to infect Mainwaring with a feeling somewhat akin to that which appeared to disturb his visitor. “I know not what you mean, sir!” he cried, “by asking if I care to hear your news. At this moment I would rather have news of that scoundrel than to have anything I know of in the world.”
“Thou would? Thou would?” cried the other, with mounting agitation. “Is thee in such haste to meet him as all that? Very well; very well, then. Suppose I could bring thee face to face with him—what then? Hey? Hey? Face to face with him, James Mainwaring!”
The thought instantly flashed into Mainwaring’s mind that the pirate had returned to the island; that perhaps at that moment he was somewhere near at hand.
“I do not understand you, sir,” he cried. “Do you mean to tell me that you know where the villain is? If so, lose no time in informing me, for every instant of delay may mean his chance of again escaping.”
“No danger of that!” the other declared, vehemently. “No danger of that! I’ll tell thee where he is and I’ll bring thee to him quick enough!” And as he spoke he thumped his fist against the open log book. In the vehemence of his growing excitement his eyes appeared to shine green in the lanthorn light, and the sweat that had stood in beads upon his forehead was now running in streams down his face. One drop hung like a jewel to the tip of his beaklike nose. He came a step nearer to Mainwaring and bent forward toward him, and there was something so strange and ominous in his bearing that the lieutenant instinctively drew back a little where he sat.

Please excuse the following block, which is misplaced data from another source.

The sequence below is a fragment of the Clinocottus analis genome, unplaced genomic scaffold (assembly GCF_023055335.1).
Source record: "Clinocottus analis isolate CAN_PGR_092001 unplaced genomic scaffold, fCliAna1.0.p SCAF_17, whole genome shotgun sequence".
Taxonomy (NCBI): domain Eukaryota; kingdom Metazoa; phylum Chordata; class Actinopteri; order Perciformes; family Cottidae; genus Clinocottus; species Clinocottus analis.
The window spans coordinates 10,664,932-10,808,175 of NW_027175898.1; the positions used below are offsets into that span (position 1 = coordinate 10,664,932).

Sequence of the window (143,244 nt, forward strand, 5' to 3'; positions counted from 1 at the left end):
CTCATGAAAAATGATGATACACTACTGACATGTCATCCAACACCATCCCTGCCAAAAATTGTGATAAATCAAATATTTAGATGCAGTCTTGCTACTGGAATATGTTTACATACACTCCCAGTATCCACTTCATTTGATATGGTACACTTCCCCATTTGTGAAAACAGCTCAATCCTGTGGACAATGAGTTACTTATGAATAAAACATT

“Captain Scarfield sent something to you,” said Eleazer, almost in a raucous voice, “something that you will be surprised to see.” And the lapse in his speech from the Quaker “thee” to the plural “you” struck Mainwaring as singularly strange.
As he was speaking Eleazer was fumbling in a pocket of his